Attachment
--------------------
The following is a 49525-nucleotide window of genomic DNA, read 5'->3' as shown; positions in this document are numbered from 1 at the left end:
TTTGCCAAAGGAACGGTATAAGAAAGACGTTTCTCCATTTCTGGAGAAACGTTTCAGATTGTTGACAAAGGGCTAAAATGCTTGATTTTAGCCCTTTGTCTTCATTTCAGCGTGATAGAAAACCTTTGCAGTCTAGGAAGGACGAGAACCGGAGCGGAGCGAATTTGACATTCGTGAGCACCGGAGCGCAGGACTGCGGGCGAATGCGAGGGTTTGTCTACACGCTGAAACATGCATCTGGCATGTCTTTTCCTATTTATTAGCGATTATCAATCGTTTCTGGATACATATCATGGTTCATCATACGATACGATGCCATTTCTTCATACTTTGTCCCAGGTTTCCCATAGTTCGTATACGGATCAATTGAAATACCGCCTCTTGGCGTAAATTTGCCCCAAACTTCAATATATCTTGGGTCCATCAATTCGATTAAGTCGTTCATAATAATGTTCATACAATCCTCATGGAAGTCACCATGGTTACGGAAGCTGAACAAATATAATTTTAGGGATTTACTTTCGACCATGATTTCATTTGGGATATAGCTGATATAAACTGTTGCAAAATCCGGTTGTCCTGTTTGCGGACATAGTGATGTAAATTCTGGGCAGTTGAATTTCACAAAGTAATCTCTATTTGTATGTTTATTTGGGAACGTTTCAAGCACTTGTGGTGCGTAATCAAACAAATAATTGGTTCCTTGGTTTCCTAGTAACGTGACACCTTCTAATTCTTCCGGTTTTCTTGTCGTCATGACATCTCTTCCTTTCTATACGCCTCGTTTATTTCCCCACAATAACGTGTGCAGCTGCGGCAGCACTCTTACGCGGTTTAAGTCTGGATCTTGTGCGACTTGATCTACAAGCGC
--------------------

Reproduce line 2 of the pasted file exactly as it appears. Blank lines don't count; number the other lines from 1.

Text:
TTTGCCAAAGGAACGGTATAAGAAAGACGTTTCTCCATTTCTGGAGAAACGTTTCAGATTGTTGACAAAGGGCTAAAATGCTTGATTTTAGCCCTTTGTCTTCATTTCAGCGTGATAGAAAACCTTTGCAGTCTAGGAAGGACGAGAACCGGAGCGGAGCGAATTTGACATTCGTGAGCACCGGAGCGCAGGACTGCGGGCGAATGCGAGGGTTTGTCTACACGCTGAAACATGCATCTGGCATGTCTTTTCCTATTTATTAGCGATTATCAATCGTTTCTGGATACATATCATGGTTCATCATACGATACGATGCCATTTCTTCATACTTTGTCCCAGGTTTCCCATAGTTCGTATACGGATCAATTGAAATACCGCCTCTTGGCGTAAATTTGCCCCAAACTTCAATATATCTTGGGTCCATCAATTCGATTAAGTCGTTCATAATAATGTTCATACAATCCTCATGGAAGTCACCATGGTTACGGAAGCTGAACAAATATAATTTTAGGGATTTACTTTCGACCATGATTTCATTTGGGATATAGCTGATATAAACTGTTGCAAAATCCGGTTGTCCTGTTTGCGGACATAGTGATGTAAATTCTGGGCAGTTGAATTTCACAAAGTAATCTCTATTTGTATGTTTATTTGGGAACGTTTCAAGCACTTGTGGTGCGTAATCAAACAAATAATTGGTTCCTTGGTTTCCTAGTAACGTGACACCTTCTAATTCTTCCGGTTTTCTTGTCGTCATGACATCTCTTCCTTTCTATACGCCTCGTTTATTTCCCCACAATAACGTGTGCAGCTGCGGCAGCACTCTTACGCGGTTTAAGTCTGGATCTTGTGCGACTTGATCTACAAGCGC